The Appeal of the Antihero

In a galaxy far far away, there was an antihero...
In a galaxy far far away, there was an antihero…
First, let me clarify what I mean when I use the term “antihero” in this piece. (Or should I say qualify? You decide.) I mean not a traditional hero. I mean someone with flaws or with blood on their hands. Or at least dirt. And their motives may be focused rather inward, at least much of the time. Or at least initially. So I don’t mean, say, Superman. Or Elliot Ness. (Fighting for the enforcement of prohibition laws? That man was not looking out for  No. 1.)

I mean anyone from Achilles to Han Solo to Michael Collins. There, we have legend, film, and history—a nice, all-inclusive start, no? And in the broadest strokes we have a working definition: an antihero is blemished, an antihero is, at least initially or by degrees, looking out for himself. Well, hey, aren’t we all? So, there you have it: we are drawn to antiheroes because in them we see reflections of ourselves, tip your bartenders and . . . good night.

Actually, wait—let’s go deeper with this, shall we? Now, really . . . why are we drawn to someone who, by reason, we should be at least mildly repelled by? Should we not aspire to be—and therefore be inspired by—persons of perfect honor and proper conduct? Should we not seek the categorical imperative to do Right and to respect Right always and in all things? So even when we see ourselves reflected in the so-called “antihero,” should we not turn our backs? We should, in some sort of theoretical vacuum of virtue. But we don’t. In fact, it’s quite the opposite.

So . . . are we all secretly evil? Or sadistic? Or sociopathic? No! Of course not! But most of us are, y’know, maybe a little of all of these things. It’s human nature! Or rather: it’s nature. The “human” element is what lets us overcome the “nature” aspect and not come to blows over every little thing. (Though any little thing is at times enough to lead to fisticuffs . . . or war. Jenkins’ Ear? Really? Google that if it doesn’t ring a bell. Sunavabitch. Jenkins’ E—gah.) But deep within us burns that desire to unleash a torrent of profanity at the dithering cashier, or blast through the 1 a.m. red light, or take that they’ll-never-know whatnot from the shelf by the door. If you have never pictured what the object you are holding could do to the face at which you are glaring, you are either a professional repressor or you are, in fact, Jesus Christ.

This guy doesn’t want to bash your face in with the nearest object. But I do.But you know who does give voice to those frustrations? Or who does sucker punch the loudmouth? Or smile and wink as the elevator doors close just before the security guard collars him for ducking a checkpoint? Why, yes! The antihero! Villains (unless they are really awesome villains) are, ehm, villainous. We hate them. They are evil. Heroes are great, but they’re boring. The “antihero” tends to be the figure who does what we wish we would do, but rarely does things we would greatly regret. Or who does things we would regret but does not regret them, thus distinguishing him as in some way superior, if only by being less cowardly and less concerned with appearances.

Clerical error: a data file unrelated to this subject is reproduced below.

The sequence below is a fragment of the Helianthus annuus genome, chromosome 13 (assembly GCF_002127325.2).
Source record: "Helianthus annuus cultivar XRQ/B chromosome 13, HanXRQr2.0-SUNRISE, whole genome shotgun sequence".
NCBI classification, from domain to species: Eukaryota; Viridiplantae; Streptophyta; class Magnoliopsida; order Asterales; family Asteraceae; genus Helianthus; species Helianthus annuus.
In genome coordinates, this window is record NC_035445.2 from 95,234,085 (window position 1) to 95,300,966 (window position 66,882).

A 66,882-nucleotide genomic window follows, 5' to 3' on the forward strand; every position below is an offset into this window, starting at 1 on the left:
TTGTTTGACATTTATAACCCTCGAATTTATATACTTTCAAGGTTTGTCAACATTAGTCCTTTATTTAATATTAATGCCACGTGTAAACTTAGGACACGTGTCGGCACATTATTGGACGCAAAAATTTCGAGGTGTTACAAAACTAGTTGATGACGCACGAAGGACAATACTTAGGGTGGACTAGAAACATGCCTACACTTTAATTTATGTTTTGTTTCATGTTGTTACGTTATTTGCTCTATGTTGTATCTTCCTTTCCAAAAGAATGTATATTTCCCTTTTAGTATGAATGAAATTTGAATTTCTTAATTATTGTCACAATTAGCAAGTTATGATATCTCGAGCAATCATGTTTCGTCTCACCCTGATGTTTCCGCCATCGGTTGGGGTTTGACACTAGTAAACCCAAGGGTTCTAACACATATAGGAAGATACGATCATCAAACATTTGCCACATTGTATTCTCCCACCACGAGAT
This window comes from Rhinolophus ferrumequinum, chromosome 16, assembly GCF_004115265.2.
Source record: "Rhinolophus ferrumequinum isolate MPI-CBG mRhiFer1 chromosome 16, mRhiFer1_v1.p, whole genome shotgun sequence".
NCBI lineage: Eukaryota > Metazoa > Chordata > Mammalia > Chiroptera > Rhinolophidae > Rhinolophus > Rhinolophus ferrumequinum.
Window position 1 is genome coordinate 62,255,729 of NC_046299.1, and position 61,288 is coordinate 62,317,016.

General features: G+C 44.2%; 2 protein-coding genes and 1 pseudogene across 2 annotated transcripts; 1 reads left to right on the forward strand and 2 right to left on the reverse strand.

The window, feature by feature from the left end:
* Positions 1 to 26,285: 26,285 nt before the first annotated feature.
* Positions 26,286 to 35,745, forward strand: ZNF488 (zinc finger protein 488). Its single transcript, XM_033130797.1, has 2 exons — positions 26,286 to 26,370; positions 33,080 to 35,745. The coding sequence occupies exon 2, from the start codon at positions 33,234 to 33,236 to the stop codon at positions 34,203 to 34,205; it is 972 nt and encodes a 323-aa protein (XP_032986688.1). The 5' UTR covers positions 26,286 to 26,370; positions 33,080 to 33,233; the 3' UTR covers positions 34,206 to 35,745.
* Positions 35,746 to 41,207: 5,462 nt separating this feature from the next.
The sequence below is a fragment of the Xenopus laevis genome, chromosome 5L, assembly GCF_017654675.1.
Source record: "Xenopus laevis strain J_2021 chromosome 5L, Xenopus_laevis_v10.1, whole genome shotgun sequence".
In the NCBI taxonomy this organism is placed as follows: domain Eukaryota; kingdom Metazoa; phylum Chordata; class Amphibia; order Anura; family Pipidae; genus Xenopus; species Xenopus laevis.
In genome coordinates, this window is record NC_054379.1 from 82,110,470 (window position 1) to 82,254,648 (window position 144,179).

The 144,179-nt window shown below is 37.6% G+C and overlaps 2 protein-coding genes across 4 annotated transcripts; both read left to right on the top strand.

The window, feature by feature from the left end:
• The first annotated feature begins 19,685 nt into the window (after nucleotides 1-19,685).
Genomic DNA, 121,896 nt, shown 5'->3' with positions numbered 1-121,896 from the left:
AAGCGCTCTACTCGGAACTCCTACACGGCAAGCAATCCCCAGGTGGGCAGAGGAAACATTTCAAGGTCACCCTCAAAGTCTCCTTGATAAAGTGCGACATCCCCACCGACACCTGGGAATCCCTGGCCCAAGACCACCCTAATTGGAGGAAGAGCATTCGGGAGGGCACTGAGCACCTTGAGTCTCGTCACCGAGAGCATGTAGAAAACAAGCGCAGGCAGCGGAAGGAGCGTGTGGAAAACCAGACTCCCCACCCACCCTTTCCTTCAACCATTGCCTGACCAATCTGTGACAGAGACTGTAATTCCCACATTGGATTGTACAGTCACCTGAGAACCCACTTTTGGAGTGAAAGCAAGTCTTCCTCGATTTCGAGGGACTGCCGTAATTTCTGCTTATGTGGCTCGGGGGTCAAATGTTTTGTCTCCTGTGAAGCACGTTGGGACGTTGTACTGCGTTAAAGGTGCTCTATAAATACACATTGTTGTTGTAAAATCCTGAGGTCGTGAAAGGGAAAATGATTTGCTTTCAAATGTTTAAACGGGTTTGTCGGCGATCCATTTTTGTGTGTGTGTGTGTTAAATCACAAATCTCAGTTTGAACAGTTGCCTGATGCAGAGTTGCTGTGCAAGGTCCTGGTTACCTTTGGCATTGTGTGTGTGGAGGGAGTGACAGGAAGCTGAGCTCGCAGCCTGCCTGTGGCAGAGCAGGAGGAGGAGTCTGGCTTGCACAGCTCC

We, being real people who live in the real world that does not end at the last page or the credits or the curtain, are bound to certain conventions (laws, customs, family pressures, etc.) that are greatly limiting, if you really think about what total freedom could mean, but are equally protecting and even comforting. The antihero lives in a world much more of their own personal sphere, where doing what they want (I qualify: ideally what they feel they should do, not just whatever the hell they want to do) is pretty much the norm for them. And that is liberating. In theory, at least. It’s fun to watch. It’s fun to think about. Of course, we don’t act on the impulses, right? Because that would be wrong. But we are drawn to them, oh yes we are.


Steven John has been an avid reader for as long as he can remember, and has been writing for almost that long as well. Most of his early writing you will never, ever see. But as for some of his more recent writing, namely his debut novel Three A.M., he admonishes you to read it and force—er, ask—all your friends to do the same. He is currently at work on his third novel and a host of side projects. Track his wanderings at


  1. Saundra Peck

    The first “anti-hero” who comes to mind lately for me was a character on a great TNT show called “Saving Grace”. Holly Hunter played an Oklahoma City detective who was hard to like, let alone love, but as the series went on and ultimately ended, you knew why she was flawed and never wanted to see the show end. I LOVE anti-heroes, and any book or show/movie that features one always keeps me coming back, as I seem to enjoy the process of seeing characters expose their flaws and live a life with them, or in spite of them.

  2. Candice Stallone

    Agreed, who cares about a character with no evolution?

  3. Stephen Fischer

    It’s appropriate that Han Solo is depicted in the beginning of the article. The fact that such a “scoundrel” could indeed save a rebellion (numerous times) led us to root for him continuously. Indeed, the moment he blew away Greedo in the cantina scene was the moment he could be established as the antihero. George Lucas tempered this scene in recuts of the movie by making Greedo shoot first. To be sure, this denigrated the stature of Solo as the ultimate antihero.

  4. Clare 2e

    The lack of regret is one of they key things I appreciate and envy in certain antiheroes!

    As for the “theoretical vacuum of virtue,” you’ve described Crime HQ perfectly, which I also think is all pretty firmly on Team HanShotFirst, @StephenFischer : )

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